Weekend Reading — Are you really running the code?
SS astronaut finds NASA floppy disks in space Windows 95. Mint condition. Buyer picks up.
This Is UX Writing at Its Very Best Examples of great microcopy, many puns, and even a brutally honest search filter:
Alan Cooper This thread applies equally well to development practices and interaction design:
Analogies between how things are made in the software world and how things are made in the non-software world are fraught. Software is different, and an analogy that shares one common aspect subtly makes you think that there are other aspects in common, but this is rarely true. 1
Helen Tran Personas (like brainstorming, Agile), has been co-opted to the point where maybe we need a reset and new term:
A 'persona' is not an opportunity for you to create biases for your team.
What is in a Persona:
Needs, motivations, general technical literacy, income/age ranges, etc.
What is not in a Persona:
One made-up individual's picture, name, hobbies, age, and ethnicity
Kill Your Personas Related:
They are inherently an amalgamation, an average of attributes that we imagine our average customer has. And there’s no such thing as the average customer.
Shout-out to all the sites that still make the login button more prominent than the sign-up button.
Slow Software Explains why the supercomputer in your pocket can feel so slow at times:
What feels "slow" to users? We all have a sense for when software annoys us with delays. But to get a better handle on this problem, we'll complement these intuitions with academic research that answers the question rigorously.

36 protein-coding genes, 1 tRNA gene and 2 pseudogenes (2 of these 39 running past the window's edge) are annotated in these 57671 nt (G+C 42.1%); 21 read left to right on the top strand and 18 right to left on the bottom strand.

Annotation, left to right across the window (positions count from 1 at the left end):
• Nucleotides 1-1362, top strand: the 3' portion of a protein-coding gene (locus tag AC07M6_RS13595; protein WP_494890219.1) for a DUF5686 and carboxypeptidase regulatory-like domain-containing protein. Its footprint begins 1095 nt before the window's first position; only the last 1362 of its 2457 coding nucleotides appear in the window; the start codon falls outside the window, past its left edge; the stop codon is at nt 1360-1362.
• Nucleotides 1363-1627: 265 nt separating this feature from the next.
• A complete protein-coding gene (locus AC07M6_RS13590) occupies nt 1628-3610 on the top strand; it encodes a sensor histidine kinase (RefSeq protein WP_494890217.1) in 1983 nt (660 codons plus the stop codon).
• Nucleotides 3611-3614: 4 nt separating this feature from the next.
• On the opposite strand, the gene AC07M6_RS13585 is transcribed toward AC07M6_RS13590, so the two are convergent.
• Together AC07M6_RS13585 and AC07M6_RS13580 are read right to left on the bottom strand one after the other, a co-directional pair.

Tools of the Trade
Wired Elements Web components with a hand-drawn, sketchy look. "The elements are drawn with enough randomness that no two renderings will be exactly the same — just like two separate hand-drawn shapes."
Brandon Bloom More options doesn't make for a better product:
Next time you consider adding a config file to your tool, consider this: Every flag doubles the configuration space. Just counting boolean compiler variables alone, there are nearly 150 thousand trillion possible TypeScript configurations.
Post-REST Tim Bray on what awaits us beyond REST:
But I bet that for the foreseeable future, a high proportion of all requests to services are going to have (approximately) HTTP semantics, and that for most control planes and quite a few data planes, REST still provides a good clean way to decompose complicated problems, and its extreme simplicity and resilience will mean that if you want to design networked apps, you’re still going to have to learn that way of thinking about things.